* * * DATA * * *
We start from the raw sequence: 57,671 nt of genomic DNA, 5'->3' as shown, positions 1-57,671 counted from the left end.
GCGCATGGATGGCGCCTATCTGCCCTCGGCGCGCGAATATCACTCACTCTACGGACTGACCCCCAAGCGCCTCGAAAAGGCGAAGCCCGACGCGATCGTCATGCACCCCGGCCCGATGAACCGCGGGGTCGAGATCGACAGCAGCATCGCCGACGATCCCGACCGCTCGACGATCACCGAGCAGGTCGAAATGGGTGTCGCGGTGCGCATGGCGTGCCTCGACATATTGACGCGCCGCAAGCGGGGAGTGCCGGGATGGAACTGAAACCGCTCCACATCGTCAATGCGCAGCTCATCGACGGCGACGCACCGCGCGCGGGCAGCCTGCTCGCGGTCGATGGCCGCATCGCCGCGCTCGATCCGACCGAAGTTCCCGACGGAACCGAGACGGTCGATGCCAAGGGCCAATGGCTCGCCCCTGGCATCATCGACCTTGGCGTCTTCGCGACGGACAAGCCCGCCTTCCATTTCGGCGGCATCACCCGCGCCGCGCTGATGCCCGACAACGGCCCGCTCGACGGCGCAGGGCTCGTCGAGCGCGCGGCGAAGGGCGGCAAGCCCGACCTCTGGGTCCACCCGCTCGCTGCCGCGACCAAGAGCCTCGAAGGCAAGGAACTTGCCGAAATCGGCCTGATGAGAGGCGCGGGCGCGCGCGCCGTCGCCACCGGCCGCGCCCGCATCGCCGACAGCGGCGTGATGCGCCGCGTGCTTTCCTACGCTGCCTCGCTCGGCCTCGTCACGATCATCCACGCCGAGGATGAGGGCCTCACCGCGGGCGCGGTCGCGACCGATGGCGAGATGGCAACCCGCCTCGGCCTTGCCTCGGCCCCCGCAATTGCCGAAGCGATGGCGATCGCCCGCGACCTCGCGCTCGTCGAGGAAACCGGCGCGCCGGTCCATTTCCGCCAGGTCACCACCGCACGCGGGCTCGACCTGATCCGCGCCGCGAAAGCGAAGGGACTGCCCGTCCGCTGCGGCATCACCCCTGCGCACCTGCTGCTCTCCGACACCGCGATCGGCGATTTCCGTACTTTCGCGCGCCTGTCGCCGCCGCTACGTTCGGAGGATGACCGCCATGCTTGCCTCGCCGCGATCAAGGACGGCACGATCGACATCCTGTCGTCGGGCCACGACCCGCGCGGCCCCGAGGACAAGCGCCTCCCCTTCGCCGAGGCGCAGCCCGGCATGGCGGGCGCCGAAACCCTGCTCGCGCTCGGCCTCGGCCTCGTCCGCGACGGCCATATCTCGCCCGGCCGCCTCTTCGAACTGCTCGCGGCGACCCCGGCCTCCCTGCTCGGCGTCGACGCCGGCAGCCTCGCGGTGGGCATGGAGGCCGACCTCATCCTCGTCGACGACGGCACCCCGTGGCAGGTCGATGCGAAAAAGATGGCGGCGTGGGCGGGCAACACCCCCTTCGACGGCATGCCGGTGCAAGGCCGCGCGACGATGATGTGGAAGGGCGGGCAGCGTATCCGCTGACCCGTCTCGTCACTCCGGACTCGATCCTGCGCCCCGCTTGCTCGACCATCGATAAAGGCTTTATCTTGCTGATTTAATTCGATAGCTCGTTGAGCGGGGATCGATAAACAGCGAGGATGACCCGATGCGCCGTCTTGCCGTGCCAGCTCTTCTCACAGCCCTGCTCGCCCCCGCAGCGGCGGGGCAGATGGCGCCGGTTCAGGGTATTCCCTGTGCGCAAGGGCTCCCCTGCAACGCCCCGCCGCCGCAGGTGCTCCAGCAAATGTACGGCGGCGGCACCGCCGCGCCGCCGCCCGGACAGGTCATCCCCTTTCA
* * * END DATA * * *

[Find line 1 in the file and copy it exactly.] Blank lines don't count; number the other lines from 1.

We start from the raw sequence: 57,671 nt of genomic DNA, 5'->3' as shown, positions 1-57,671 counted from the left end.